Guitar Hero II
Distributed By: Activision
Reviewed by Ismael Manzano
Hello rock and rollers, movers and shakers out there in the world of ones and zeros. It is I, your favorite reviewer, here again with a brand new review of a slightly old game—but it’s new to me ‘cause I just got it…so there. Anyway, I bring to you, for you and your amusement, my thoughts and critiques of PlayStation 2’s Guitar Hero II. I was introduced to this game by a friend of mine who, like all of my friends of whom I’m secretly jealous, recently bought Guitar Hero III for one of those next-generation consoles that I can not afford and thus will not mention here. I played the game and was thoroughly and embarrassingly trounced—I mean horribly…horribly…HORRIBLY, run home to mama, kind of trounced! I decided to practice a little and come back strong, so I picked up the only version of the game I could get and practiced, practiced, practiced.
As a whole, Guitar Hero II bares little difference, either aesthetically or in game play. The premise is of course the same; your goal is to tour the country, rocking out and making money, while blowing the roof off of every arena you sell out. You will need a guitar remote control to play and, properly armed with your faux-instrument, you have to match the notes—symbolized as green, red, yellow, blue and orange buttons—with the frett buttons on the remote. If you can keep up with the speed and complexity of the song, you will earn money to buy new guitars, unlock new characters, songs and outfits, and simply improve your toy-guitar playing skills. I kid you not, after a week, you’ll be strumming an imaginary toy guitar to any song you hear on the radio and you’ll be seeing multi-colored buttons in your head as you do so. It’s that f”ing addictive!
The only two major differences in this version and the next-gen version are the songs offered and the ability to download new songs when you tired of the old ones. In GHII you get to pick from a list of characters, a list of guitars and a list of clothing to create your own rocker. A lot of songs and guitars are unlocked simply by beating a level with five stars—which is much harder than it seems. But beware, the unlockable songs may not be famous, well known, catchy tones like some of the regular songs offered in the Career Mode—like Guns N' Roses' Sweet Child of Mine and The Police's Message in a Bottle—but they are MUCH harder at any level than the norm. So if you’re looking to make things more interesting for yourself, play a few of the bonus—unlockable—songs and strung away.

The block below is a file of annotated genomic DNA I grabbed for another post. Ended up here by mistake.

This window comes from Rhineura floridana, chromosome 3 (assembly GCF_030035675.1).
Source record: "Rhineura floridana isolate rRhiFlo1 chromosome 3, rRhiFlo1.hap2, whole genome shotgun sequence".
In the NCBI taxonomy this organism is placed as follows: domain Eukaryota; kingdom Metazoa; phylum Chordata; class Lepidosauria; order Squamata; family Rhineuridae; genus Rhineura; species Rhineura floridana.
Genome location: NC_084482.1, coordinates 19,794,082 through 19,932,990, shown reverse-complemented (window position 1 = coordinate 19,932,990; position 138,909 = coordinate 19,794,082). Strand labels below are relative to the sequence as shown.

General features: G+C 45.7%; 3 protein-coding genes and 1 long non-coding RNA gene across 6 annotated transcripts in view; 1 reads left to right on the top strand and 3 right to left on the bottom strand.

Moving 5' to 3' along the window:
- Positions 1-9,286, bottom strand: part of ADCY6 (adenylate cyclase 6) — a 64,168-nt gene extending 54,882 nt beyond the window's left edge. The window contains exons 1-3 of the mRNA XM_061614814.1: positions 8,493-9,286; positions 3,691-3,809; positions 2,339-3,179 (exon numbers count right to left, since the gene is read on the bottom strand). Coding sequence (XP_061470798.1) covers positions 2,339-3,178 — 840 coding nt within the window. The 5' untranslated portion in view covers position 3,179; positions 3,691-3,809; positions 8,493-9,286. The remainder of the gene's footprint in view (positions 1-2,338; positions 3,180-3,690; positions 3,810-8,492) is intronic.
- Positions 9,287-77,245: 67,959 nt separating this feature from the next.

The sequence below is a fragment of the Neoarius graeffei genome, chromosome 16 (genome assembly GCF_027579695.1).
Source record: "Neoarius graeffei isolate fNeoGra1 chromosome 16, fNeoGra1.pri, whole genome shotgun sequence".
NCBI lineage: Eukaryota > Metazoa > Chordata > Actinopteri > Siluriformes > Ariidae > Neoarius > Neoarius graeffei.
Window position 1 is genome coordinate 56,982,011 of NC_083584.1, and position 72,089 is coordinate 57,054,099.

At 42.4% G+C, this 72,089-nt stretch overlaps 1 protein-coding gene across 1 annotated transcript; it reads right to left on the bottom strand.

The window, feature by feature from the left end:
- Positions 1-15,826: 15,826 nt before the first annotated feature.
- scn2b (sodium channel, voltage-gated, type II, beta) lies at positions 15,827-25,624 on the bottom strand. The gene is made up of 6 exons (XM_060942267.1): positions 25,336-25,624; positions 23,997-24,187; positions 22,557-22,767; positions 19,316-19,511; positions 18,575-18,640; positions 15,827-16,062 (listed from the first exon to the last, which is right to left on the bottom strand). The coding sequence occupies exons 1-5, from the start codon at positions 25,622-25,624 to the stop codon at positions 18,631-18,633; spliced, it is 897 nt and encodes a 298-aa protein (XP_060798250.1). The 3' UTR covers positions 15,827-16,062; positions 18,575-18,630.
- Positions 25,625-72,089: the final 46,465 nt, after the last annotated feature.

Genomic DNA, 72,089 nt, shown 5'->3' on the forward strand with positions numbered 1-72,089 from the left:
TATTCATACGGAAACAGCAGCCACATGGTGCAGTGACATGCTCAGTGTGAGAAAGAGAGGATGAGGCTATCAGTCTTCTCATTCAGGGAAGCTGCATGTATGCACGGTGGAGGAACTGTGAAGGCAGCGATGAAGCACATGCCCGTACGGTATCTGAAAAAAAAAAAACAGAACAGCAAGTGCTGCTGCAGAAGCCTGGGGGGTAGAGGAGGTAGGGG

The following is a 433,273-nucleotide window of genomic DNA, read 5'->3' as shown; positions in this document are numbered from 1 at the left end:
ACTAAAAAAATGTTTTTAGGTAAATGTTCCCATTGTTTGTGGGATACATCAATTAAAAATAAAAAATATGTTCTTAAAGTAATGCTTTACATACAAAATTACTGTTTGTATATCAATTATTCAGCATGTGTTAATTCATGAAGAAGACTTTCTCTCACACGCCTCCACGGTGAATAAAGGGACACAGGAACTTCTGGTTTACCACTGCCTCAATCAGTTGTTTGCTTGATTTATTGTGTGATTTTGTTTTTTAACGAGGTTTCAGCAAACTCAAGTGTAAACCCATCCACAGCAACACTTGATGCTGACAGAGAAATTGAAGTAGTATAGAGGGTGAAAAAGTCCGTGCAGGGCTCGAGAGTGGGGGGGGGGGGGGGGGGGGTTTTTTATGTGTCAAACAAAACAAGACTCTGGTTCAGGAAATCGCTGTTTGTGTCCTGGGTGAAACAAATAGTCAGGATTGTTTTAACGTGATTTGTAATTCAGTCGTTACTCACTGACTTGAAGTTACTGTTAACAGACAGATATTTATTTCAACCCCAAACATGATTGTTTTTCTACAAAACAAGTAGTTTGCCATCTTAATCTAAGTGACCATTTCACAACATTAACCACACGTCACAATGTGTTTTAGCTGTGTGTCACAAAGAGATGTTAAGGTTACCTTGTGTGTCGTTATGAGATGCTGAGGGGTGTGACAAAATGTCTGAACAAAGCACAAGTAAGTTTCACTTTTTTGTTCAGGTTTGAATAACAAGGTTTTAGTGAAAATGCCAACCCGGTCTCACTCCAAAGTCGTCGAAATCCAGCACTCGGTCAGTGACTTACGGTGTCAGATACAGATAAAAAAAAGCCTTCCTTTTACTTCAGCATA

But if you’re having trouble mastering the toy guitar, worry not. You’re given a practice mode to hone your skills, allowing you to play difficult songs at slower speeds and in specific sections only, until you get the handle of the cords. At four levels of gameplay—easy, medium, hard and expert—the GHII offers hours of enjoyment and challenges for any player. And when you get tried of playing by yourself and you’re sure you’re ready, you can always get a friend and utterly, trounce him the next time he comes to your home.
So overall, I really liked this game. It’s fun, interesting, catchy and addictive. You will not be able to put it down until you’ve beaten someone else in it and proven that the hours upon hours of practice have all been worth it. I recommend this game to just about anyone with two hands and ten working fingers. Enjoy.